To have an IBCLC acknowledge every single one of our breastfeeding issues offered the most healing validation. I hadn’t slept in months, my house was in shambles because I spent every waking minute so focused on trying to feed effectively, I hated the ground my husband walked on, I snapped at my toddler more often than I’d like to admit, and I felt entirely alone and unsupported in our issues. My baby was this prize I was expected to show off and parade around but nobody wanted to have anything to do with me. In the weeks leading up to her birth I was asked daily, “Are you dilated? Are you having contractions?” But when the baby arrived most of those concerned questions stopped and the focus went to how well the baby was sleeping, who did she look like, where did that little nose come from, it’s so cute!
"She doesn’t look anything like you, Emily!"
“Is she a good baby?”
“It’s so weird your belly is still sticking out!”
“When can we come see her?”
“Oh, wow, you must have a ton of milk!”
One person asked, “How are you healing?”
The truth is - I wasn’t.
I spend so much time around birthy people - doulas, birth educators, lactation counselors - I forgot that most people just don’t know what to say to new moms.
I remember reading a text from a friend who’d had her second baby two weeks before I had mine and she said, “I just stayed home with both kids by myself for the first time! All my family left and my husband’s at work! OMG. I didn’t know what to do!” I cried. The first time I was home alone with my kids was 3pm. I gave birth 8 hours prior. I was standing over the stove cooking an afternoon snack for Quinn while bleeding through a diaper. That is not something to be proud of.
I interacted with mothers with nursing problems every single day at work and through my various social media platforms. I thought I’d have breastfeeding under control with my second baby. After all, Quinn nursed until after her second birthday. Why wouldn’t I be able to nurse another baby with such ease?
“No two kids are the same.”
Ah, that again.
The next week I flew home to Colorado and scheduled a consultation with the first ear, nose, and throat doctor I found on Google. Whoops.
Before opening my daughter’s mouth, the ENT decided our nursing issues “would resolve themselves on their own”. My dissatisfaction with that answer was apparent; he immediately asked his colleague to offer a second opinion. This ENT read the referral letter the IBCLC had written and asked, “What does this word mean? ‘Revision’?”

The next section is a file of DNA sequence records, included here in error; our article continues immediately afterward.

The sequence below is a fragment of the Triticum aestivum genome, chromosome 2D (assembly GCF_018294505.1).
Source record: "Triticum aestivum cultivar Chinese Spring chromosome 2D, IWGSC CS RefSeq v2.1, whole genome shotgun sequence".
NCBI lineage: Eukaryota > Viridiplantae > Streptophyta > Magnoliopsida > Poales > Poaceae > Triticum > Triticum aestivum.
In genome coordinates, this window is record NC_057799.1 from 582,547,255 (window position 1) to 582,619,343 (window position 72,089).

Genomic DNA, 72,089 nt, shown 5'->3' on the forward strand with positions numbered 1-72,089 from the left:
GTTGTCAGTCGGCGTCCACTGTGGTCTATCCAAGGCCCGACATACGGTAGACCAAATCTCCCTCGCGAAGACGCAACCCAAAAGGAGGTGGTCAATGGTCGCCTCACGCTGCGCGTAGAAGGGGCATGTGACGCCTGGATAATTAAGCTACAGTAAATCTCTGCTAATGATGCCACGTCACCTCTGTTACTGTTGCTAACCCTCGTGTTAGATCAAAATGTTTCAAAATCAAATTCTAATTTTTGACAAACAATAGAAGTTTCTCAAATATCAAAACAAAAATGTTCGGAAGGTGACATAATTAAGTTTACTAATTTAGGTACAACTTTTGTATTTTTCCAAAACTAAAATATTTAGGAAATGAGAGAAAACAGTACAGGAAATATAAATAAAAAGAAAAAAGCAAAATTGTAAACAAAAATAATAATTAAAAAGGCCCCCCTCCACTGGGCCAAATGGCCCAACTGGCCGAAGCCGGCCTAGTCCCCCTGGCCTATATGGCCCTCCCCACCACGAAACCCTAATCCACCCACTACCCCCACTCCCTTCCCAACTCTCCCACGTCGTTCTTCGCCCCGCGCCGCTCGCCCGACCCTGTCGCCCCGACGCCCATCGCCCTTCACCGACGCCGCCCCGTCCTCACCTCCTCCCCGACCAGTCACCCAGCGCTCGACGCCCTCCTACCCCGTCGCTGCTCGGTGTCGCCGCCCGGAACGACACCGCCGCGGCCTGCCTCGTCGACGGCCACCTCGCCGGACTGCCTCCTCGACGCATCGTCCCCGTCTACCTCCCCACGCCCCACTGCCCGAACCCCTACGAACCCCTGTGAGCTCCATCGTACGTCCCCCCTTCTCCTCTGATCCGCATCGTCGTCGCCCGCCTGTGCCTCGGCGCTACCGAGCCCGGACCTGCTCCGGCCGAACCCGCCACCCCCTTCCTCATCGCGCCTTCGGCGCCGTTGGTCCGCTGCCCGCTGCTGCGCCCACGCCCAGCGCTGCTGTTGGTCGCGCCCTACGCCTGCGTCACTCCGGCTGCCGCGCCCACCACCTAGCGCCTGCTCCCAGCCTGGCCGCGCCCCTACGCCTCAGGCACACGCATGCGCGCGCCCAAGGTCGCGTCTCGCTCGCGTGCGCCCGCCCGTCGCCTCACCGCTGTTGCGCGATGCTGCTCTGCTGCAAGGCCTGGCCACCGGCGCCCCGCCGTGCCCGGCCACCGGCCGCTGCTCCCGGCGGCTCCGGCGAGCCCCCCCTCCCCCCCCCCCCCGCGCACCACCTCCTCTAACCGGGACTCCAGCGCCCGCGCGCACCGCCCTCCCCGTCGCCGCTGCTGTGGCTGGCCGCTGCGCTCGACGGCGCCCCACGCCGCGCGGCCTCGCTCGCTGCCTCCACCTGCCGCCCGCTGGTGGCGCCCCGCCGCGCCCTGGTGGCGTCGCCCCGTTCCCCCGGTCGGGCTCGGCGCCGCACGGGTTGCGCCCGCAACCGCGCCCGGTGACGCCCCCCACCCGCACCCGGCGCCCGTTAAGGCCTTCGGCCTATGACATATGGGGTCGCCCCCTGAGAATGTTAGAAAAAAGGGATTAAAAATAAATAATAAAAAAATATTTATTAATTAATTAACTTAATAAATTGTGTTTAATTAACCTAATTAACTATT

Was I in an English class or a doctor’s office?
He decided then and there after looking at our daughter’s open mouth that she wasn’t exactly a good candidate for the procedure. He explained he didn’t deal with lip ties often as he largely viewed them as unnecessary.
“If you were to do this procedure, how would you do it?” I asked.
“She’d be put under general anesthesia and you wouldn’t be allowed in the room.”
My husband and I looked at each other.
“Thank you for your time. We’ll be leaving.”
If there’s one thing my experience as a single mom taught me, it’s that you can’t be afraid to stand up for your kids or what you believe in. Nobody else will.
I’d researched lip ties and tongue ties at length by this point. General anesthesia was not something I was interested in, to put it mildly.
What I hadn’t researched was which doctor we should’ve seen first. That answer came later after speaking with local GJ moms who’d experienced nursing issues and subsequent resolutions after lip tie revisions.
Dozens of sleepless nights, overdrawn arguments, and hundreds of shed tears later, I scheduled the revision with a local pediatric dentist who came highly regarded by trusted friends and colleagues.
Iris was just over three months old and like the warning I received back in November, my milk supply began to tank.
For several weeks I drove around the Valley picking up pumped breast milk lovingly donated to us by local moms. Most of those trips to Orchard Mesa and Fruita were done with tears in my eyes, a screaming, bored baby in the back seat, and an even louder screaming toddler who was so sick of riding around in the car for hours and not ending up at Chick Fil A.
The week before the revision a dear friend of mine whose baby girl shared a due date with Iris swapped babies with me and like magic (or science) her baby’s perfectly strong latch stimulated milk production from my breast, something Iris hadn’t done in weeks. I’d been using my Medela from 2015 to no avail. Even after power pumping for hours I wouldn’t experience letdown once.